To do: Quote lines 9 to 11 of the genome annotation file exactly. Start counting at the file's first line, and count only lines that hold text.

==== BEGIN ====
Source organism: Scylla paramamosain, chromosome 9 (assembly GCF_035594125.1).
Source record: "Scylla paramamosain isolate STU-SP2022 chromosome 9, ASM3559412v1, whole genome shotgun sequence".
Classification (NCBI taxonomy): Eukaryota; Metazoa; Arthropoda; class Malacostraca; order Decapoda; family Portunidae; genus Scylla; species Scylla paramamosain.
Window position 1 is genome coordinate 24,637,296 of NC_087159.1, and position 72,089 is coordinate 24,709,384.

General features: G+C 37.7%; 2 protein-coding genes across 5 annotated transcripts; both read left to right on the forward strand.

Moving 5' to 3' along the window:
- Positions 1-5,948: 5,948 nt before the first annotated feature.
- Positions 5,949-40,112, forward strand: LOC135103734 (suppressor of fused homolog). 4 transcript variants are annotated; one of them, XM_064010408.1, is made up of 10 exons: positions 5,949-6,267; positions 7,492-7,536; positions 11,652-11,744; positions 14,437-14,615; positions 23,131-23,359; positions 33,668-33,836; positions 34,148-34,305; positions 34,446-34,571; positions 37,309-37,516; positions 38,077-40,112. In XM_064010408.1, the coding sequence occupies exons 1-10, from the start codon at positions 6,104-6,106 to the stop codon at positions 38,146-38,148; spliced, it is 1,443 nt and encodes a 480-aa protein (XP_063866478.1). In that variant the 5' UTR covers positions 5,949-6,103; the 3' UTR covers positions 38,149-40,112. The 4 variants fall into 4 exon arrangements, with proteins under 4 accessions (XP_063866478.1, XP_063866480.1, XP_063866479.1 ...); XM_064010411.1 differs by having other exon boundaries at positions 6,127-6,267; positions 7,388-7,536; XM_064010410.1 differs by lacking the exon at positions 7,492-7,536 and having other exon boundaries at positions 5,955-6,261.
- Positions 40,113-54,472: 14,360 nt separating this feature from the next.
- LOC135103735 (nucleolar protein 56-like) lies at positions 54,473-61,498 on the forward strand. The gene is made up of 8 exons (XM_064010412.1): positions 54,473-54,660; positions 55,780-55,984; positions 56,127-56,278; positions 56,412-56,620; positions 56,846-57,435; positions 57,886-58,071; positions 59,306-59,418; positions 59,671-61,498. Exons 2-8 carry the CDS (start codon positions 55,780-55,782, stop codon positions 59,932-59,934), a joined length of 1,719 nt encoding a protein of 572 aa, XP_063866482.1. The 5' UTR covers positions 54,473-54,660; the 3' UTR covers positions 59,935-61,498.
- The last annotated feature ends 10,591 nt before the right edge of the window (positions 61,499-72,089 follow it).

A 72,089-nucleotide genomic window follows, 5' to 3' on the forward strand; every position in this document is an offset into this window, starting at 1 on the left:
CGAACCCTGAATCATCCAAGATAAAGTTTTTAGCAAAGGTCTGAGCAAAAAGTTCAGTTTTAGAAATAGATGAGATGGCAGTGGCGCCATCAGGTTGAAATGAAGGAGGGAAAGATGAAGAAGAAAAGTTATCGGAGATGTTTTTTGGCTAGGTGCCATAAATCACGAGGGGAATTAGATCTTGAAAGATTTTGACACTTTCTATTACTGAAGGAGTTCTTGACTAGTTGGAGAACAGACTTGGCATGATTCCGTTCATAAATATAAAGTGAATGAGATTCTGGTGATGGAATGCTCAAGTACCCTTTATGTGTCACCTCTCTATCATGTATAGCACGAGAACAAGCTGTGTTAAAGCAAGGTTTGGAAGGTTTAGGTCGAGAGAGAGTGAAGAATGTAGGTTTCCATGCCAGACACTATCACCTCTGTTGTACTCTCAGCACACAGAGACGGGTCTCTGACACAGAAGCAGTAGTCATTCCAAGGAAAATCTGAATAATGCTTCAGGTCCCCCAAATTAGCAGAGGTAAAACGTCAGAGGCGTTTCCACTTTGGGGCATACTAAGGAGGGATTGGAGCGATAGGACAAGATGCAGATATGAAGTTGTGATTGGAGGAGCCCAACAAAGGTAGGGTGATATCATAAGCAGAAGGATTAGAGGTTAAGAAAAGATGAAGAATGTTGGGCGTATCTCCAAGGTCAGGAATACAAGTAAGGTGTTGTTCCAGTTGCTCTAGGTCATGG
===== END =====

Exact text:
- Positions 40,113-54,472: 14,360 nt separating this feature from the next.
- LOC135103735 (nucleolar protein 56-like) lies at positions 54,473-61,498 on the forward strand. The gene is made up of 8 exons (XM_064010412.1): positions 54,473-54,660; positions 55,780-55,984; positions 56,127-56,278; positions 56,412-56,620; positions 56,846-57,435; positions 57,886-58,071; positions 59,306-59,418; positions 59,671-61,498. Exons 2-8 carry the CDS (start codon positions 55,780-55,782, stop codon positions 59,932-59,934), a joined length of 1,719 nt encoding a protein of 572 aa, XP_063866482.1. The 5' UTR covers positions 54,473-54,660; the 3' UTR covers positions 59,935-61,498.
- The last annotated feature ends 10,591 nt before the right edge of the window (positions 61,499-72,089 follow it).